The field of fertility is rapidly evolving, bringing opportunities for improvement in our patients’ quality of life as well as bringing new ethical dilemmas. As medical science continues to advance, significant numbers of the reproductive-aged population are living with chronic and/or terminal conditions but have reasonable odds of lengthy survival and wish to have children. Likewise, there are adolescents diagnosed with cancer who are increasingly expected to achieve an improved, if not normal, life expectancy after treatment. Oftentimes these children are told they must sacrifice their ability to later have genetically related offspring; however, technologies to preserve fertility are changing this prognosis. Patients with chronic infection are living longer, more normal lives and are increasingly seeking reproductive assistance. Moreover, there is an increasing number of patients’ families desiring posthumous use of gametes, which also raises ethical and legal issues. This article discusses ethical principles of bioethics and then highlights specific ethical issues through four plausible cases that may be seen in a fertility practice providing medical care to patients with chronic illness or terminal disease. It concludes that prompt referral of patients to the reproductive endocrinologist, along with a multidisciplinary approach to care, provides increased chances of successful treatment of this group of patients.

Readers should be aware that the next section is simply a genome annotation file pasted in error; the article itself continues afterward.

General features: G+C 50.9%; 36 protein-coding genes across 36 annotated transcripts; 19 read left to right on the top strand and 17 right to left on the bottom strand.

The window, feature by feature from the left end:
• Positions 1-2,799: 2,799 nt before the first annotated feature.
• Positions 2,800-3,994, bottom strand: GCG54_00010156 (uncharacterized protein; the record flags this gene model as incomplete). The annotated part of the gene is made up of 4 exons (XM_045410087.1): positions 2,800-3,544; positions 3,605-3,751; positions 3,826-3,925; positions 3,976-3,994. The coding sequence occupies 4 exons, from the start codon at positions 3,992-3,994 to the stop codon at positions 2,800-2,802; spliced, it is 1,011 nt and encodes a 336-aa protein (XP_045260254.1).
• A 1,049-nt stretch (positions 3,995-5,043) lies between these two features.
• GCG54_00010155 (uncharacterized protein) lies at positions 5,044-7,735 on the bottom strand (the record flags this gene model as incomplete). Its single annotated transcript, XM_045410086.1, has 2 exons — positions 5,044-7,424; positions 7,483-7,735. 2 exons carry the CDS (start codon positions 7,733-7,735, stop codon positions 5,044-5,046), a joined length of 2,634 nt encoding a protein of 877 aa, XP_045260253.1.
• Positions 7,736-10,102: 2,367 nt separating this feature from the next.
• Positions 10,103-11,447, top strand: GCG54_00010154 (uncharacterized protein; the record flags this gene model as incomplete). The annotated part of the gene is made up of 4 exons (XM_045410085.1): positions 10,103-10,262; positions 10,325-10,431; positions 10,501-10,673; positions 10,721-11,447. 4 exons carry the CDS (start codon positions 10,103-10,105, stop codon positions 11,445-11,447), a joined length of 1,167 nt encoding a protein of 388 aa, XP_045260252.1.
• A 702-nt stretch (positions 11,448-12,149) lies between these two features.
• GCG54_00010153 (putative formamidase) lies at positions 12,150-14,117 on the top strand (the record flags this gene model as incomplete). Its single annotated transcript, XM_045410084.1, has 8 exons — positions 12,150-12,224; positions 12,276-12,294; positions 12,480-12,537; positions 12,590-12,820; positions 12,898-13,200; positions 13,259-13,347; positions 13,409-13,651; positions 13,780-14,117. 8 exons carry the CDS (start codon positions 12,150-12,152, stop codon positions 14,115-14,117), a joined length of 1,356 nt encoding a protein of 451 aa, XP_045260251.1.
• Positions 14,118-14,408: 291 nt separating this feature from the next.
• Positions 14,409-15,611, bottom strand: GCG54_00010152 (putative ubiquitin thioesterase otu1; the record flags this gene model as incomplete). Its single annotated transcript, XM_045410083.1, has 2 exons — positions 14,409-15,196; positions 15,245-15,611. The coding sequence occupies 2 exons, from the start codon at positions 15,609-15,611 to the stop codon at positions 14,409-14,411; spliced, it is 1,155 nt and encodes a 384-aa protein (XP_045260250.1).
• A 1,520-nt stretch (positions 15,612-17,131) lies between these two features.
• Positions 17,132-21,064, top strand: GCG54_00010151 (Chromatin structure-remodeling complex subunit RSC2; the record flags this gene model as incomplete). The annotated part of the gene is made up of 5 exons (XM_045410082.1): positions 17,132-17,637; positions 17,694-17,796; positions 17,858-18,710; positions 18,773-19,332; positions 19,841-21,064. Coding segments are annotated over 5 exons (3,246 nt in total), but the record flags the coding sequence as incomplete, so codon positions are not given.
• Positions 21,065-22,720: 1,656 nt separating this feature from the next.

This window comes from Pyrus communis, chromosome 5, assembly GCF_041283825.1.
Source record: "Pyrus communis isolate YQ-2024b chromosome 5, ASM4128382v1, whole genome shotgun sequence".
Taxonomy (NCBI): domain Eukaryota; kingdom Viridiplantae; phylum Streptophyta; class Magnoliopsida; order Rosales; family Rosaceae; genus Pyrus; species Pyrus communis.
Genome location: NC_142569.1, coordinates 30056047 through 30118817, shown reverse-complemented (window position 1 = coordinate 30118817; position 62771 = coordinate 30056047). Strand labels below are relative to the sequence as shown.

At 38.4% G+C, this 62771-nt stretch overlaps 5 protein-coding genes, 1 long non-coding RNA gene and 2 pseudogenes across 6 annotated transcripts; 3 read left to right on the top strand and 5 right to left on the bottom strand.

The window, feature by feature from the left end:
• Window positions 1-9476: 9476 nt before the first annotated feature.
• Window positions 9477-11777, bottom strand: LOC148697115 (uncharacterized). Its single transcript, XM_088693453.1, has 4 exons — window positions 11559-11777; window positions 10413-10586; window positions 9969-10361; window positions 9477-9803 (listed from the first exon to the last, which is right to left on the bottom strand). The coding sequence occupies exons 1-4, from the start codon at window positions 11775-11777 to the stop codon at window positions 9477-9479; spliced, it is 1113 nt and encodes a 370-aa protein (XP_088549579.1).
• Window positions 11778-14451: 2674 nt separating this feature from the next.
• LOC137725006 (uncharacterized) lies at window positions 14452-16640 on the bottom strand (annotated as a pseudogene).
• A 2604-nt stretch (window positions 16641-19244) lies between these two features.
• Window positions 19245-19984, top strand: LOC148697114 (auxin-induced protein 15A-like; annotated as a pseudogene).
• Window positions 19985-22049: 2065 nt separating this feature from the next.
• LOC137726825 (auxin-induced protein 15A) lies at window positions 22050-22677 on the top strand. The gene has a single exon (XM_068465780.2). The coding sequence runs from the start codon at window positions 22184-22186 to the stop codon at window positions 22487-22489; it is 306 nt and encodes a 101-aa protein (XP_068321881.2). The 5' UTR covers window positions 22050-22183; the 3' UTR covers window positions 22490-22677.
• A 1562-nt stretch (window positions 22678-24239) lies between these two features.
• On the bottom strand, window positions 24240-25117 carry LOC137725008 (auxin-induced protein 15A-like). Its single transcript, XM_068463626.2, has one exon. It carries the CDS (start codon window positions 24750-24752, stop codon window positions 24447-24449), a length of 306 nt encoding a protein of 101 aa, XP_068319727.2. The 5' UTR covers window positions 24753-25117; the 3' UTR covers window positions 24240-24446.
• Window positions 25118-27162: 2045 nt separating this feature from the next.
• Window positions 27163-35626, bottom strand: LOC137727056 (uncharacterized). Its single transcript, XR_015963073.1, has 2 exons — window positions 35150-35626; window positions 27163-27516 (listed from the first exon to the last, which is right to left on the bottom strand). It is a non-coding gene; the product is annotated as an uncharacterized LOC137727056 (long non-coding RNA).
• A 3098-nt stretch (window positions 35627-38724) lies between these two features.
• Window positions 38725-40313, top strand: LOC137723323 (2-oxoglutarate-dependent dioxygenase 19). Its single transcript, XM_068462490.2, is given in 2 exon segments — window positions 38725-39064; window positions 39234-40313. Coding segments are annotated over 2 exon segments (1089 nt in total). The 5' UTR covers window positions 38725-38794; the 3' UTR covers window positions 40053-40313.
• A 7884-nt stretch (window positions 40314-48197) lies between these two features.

Macklin, R. The Ethics of Sex Selection and Family Balancing. SEMINARS IN REPRODUCTIVE MEDICINE 28 (4): 315-321 JUL 2010